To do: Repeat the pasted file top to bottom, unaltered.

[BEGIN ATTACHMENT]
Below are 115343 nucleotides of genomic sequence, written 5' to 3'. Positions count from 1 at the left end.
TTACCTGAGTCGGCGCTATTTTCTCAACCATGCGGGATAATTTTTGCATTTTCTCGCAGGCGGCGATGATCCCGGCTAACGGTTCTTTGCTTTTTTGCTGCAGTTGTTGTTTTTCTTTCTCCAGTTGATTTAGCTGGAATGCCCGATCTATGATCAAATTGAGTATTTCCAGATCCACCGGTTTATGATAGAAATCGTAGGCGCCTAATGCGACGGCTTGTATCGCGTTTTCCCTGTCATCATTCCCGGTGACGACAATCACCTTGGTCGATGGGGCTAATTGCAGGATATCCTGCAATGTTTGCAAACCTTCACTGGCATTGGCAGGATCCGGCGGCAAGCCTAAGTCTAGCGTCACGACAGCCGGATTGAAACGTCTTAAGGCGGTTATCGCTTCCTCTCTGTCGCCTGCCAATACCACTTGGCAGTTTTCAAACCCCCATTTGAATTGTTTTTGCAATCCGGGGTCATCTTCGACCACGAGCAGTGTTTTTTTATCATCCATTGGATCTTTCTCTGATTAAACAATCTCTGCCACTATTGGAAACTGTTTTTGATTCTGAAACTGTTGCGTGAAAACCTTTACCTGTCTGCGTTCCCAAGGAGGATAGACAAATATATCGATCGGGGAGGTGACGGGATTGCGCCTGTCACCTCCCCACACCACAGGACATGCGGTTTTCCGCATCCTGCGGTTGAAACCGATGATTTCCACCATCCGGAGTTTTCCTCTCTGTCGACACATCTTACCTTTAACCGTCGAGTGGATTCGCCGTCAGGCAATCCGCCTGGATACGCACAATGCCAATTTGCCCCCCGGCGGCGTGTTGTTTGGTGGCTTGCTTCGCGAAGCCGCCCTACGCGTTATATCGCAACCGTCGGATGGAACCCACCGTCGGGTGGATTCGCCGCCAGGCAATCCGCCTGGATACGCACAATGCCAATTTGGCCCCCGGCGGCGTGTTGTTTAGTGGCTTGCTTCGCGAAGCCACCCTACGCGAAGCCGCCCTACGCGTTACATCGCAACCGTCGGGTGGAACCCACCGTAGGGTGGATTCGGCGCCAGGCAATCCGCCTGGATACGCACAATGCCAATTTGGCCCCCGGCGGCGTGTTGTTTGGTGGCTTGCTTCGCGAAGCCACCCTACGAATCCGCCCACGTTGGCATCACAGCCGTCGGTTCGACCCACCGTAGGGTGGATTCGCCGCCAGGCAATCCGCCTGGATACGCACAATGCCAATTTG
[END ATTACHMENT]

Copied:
Below are 115343 nucleotides of genomic sequence, written 5' to 3'. Positions count from 1 at the left end.
TTACCTGAGTCGGCGCTATTTTCTCAACCATGCGGGATAATTTTTGCATTTTCTCGCAGGCGGCGATGATCCCGGCTAACGGTTCTTTGCTTTTTTGCTGCAGTTGTTGTTTTTCTTTCTCCAGTTGATTTAGCTGGAATGCCCGATCTATGATCAAATTGAGTATTTCCAGATCCACCGGTTTATGATAGAAATCGTAGGCGCCTAATGCGACGGCTTGTATCGCGTTTTCCCTGTCATCATTCCCGGTGACGACAATCACCTTGGTCGATGGGGCTAATTGCAGGATATCCTGCAATGTTTGCAAACCTTCACTGGCATTGGCAGGATCCGGCGGCAAGCCTAAGTCTAGCGTCACGACAGCCGGATTGAAACGTCTTAAGGCGGTTATCGCTTCCTCTCTGTCGCCTGCCAATACCACTTGGCAGTTTTCAAACCCCCATTTGAATTGTTTTTGCAATCCGGGGTCATCTTCGACCACGAGCAGTGTTTTTTTATCATCCATTGGATCTTTCTCTGATTAAACAATCTCTGCCACTATTGGAAACTGTTTTTGATTCTGAAACTGTTGCGTGAAAACCTTTACCTGTCTGCGTTCCCAAGGAGGATAGACAAATATATCGATCGGGGAGGTGACGGGATTGCGCCTGTCACCTCCCCACACCACAGGACATGCGGTTTTCCGCATCCTGCGGTTGAAACCGATGATTTCCACCATCCGGAGTTTTCCTCTCTGTCGACACATCTTACCTTTAACCGTCGAGTGGATTCGCCGTCAGGCAATCCGCCTGGATACGCACAATGCCAATTTGCCCCCCGGCGGCGTGTTGTTTGGTGGCTTGCTTCGCGAAGCCGCCCTACGCGTTATATCGCAACCGTCGGATGGAACCCACCGTCGGGTGGATTCGCCGCCAGGCAATCCGCCTGGATACGCACAATGCCAATTTGGCCCCCGGCGGCGTGTTGTTTAGTGGCTTGCTTCGCGAAGCCACCCTACGCGAAGCCGCCCTACGCGTTACATCGCAACCGTCGGGTGGAACCCACCGTAGGGTGGATTCGGCGCCAGGCAATCCGCCTGGATACGCACAATGCCAATTTGGCCCCCGGCGGCGTGTTGTTTGGTGGCTTGCTTCGCGAAGCCACCCTACGAATCCGCCCACGTTGGCATCACAGCCGTCGGTTCGACCCACCGTAGGGTGGATTCGCCGCCAGGCAATCCGCCTGGATACGCACAATGCCAATTTG